Although we express no opinion on the ultimate outcome, the plaintiff here has a substantial likelihood of success on the merits. The Supreme Court held in Citizens United v. FEC that the government has no anti-corruption interest in limiting independent expenditures. 558 U.S. 310, 357–61 (2010). It follows that a donor to an independent expenditure committee such as NYPPP is even further removed from political candidates and may not be limited in his ability to contribute to such committees.1 All federal circuit courts that have addressed this issue have so held. See Texans for Free Enterprise v. Tx. Ethics Comm'n, No. 13–50014, 2013 WL 5639542, at *2 (5th Cir. Oct. 16, 2013) (“We adopt the reasoning of our sister courts and hold that the challenged law is incompatible with the First Amendment.”); Wis. Right to Life State Political Action Comm. v. Barland, 664 F.3d 139, 143 (7th Cir.2011) (“On the merits, after Citizens United ․, [the Wisconsin campaign finance law] is unconstitutional to the extent that it limits contributions to committees engaged solely in independent spending for political speech.”); Long Beach Area Chamber of Commerce v. City of Long Beach, 603 F.3d 684, 696 (9th Cir.2010) (“Nor has the City shown that contributions to the Chamber PACs for use as independent expenditures raise the specter of corruption or the appearance thereof.”); v. FEC, 599 F.3d 686, 695 (D.C.Cir.2010) (en banc ) (“Given this analysis from Citizens United, we must conclude that the government has no anti-corruption interest in limiting contributions to an independent expenditure group․”); N.C. Right to Life, Inc. v. Leake, 525 F.3d 274, 293 (4th Cir.2008) (declaring unconstitutional, pre-Citizens United, contribution limit to independent expenditure political committees because no anti-corruption interest was furthered). The D.C. Circuit appeal, taken from the denial of a motion for a preliminary injunction, was heard en banc in the first instance and was decided unanimously. Numerous federal district courts across the country have struck down analogous laws.2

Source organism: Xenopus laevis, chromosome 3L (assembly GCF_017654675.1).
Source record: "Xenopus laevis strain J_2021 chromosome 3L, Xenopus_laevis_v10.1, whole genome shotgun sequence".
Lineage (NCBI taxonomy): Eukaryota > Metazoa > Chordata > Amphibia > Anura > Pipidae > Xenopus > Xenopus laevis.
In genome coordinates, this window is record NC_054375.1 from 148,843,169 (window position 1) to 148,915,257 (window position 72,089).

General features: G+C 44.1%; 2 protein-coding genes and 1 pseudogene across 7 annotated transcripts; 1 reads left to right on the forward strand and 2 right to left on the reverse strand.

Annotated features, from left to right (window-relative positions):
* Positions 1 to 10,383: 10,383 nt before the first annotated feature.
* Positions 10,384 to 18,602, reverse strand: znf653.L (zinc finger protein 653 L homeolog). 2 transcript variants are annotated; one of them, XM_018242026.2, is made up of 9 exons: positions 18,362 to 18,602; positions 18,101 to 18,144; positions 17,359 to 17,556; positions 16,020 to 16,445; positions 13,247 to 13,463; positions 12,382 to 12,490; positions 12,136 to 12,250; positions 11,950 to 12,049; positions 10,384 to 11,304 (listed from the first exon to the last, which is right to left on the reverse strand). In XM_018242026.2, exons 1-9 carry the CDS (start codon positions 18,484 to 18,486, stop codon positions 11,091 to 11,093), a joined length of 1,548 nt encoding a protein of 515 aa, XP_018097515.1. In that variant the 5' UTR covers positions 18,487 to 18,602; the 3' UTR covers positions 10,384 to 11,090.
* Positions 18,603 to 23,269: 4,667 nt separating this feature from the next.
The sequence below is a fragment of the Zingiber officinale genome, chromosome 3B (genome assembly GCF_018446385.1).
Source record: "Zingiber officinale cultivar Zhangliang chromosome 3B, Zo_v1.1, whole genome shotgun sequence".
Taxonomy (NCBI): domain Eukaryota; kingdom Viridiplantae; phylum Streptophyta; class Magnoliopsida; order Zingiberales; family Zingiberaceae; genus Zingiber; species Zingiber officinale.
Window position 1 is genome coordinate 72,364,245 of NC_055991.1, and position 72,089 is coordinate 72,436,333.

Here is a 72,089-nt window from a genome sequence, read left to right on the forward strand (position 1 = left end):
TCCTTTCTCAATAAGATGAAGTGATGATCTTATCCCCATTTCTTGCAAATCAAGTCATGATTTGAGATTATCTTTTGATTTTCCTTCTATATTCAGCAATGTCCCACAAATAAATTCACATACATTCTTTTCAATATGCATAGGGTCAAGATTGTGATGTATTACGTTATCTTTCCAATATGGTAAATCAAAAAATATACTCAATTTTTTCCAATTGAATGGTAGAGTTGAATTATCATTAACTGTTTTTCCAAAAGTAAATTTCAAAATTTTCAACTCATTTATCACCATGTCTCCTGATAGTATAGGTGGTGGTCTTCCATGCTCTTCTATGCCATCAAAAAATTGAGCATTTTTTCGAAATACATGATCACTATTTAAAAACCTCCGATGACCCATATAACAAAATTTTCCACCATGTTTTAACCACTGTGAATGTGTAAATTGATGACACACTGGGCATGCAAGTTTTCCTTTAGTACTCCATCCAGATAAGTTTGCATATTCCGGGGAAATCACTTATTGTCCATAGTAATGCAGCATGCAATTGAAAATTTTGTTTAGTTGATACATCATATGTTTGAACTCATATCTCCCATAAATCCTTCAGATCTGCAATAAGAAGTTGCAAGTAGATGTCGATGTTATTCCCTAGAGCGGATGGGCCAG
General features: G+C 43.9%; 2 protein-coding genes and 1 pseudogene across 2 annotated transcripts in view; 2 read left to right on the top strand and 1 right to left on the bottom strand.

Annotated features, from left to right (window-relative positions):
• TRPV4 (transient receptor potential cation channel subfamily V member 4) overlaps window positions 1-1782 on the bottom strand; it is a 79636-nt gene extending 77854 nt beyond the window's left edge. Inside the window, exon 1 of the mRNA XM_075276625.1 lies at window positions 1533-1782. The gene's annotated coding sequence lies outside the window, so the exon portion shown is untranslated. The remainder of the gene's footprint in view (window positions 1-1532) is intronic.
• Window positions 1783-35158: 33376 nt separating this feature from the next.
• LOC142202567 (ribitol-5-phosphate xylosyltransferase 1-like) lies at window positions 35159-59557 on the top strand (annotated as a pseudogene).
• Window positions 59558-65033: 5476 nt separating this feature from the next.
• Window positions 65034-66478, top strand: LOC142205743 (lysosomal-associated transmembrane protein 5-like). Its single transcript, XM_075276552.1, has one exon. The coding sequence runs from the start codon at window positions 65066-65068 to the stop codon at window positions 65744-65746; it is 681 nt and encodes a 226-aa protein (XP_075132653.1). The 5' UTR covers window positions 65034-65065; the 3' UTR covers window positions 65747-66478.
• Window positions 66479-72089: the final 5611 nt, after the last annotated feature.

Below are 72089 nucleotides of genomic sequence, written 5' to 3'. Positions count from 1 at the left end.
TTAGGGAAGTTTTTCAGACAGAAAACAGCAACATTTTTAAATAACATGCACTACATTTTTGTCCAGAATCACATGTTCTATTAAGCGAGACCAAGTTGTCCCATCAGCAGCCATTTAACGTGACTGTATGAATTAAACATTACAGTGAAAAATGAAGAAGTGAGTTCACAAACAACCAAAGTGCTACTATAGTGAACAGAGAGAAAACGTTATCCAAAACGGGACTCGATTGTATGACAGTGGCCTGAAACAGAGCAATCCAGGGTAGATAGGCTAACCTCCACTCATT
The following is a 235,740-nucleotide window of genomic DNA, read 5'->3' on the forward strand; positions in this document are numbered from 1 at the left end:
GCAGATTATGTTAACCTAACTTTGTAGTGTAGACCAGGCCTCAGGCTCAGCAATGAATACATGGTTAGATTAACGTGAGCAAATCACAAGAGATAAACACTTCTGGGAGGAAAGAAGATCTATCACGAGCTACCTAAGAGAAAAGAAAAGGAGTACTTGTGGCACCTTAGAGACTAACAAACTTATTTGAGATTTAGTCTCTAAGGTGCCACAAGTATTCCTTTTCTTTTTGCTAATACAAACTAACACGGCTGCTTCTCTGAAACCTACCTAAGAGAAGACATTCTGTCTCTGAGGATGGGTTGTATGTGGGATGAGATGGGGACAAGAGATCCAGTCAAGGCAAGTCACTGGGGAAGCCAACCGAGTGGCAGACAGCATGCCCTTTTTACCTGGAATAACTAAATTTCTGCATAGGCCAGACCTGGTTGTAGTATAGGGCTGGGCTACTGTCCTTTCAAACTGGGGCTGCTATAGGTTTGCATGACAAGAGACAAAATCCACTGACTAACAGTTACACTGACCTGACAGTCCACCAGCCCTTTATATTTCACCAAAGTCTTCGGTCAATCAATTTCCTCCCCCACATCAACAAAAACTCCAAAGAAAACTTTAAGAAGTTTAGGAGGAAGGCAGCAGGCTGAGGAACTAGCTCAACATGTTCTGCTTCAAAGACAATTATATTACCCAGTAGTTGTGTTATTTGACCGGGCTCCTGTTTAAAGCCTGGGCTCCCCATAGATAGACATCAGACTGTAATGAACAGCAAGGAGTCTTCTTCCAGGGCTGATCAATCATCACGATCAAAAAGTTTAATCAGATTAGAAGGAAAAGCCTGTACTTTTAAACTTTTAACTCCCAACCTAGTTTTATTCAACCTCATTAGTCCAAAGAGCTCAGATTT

Few contested legal questions are answered so consistently by so many courts and judges. The district court, however, conducted no analysis of NYPPP's likelihood of success.3 See Op. & Order at *14 (“[T]he Court need not address whether NYPPP can establish a substantial likelihood of success on the merits or irreparable harm.”). Consideration of the merits is virtually indispensable in the First Amendment context, where the likelihood of success on the merits is the dominant, if not the dispositive, factor. See, e.g., Joelner v. Vill. of Wash. Park, 378 F.3d 613, 620 (7th Cir.2004) ( “When a party seeks a preliminary injunction on the basis of a potential First Amendment violation, the likelihood of success on the merits will often be the determinative factor.” (citing Connection Distrib. Co. v. Reno, 154 F.3d 281, 288 (6th Cir.1998))). This was reversible error.


The district court combines its analysis of the balance of hardships and the public interest, and assumes that by definition the interests of the State are aligned with those of the public. Op. & Order at *7 (“Since the State Defendants represent the public, there are important public interests at stake, which must be weighed against the hardships suffered by NYPPP if an injunction is not granted.”). However, securing First Amendment rights is in the public interest. See Am. Civil Liberties Union v. Ashcroft, 322 F.3d 240, 247 (3d Cir.2003) (“[T]he Government does not have an interest in the enforcement of an unconstitutional law.” (internal quotation marks omitted)).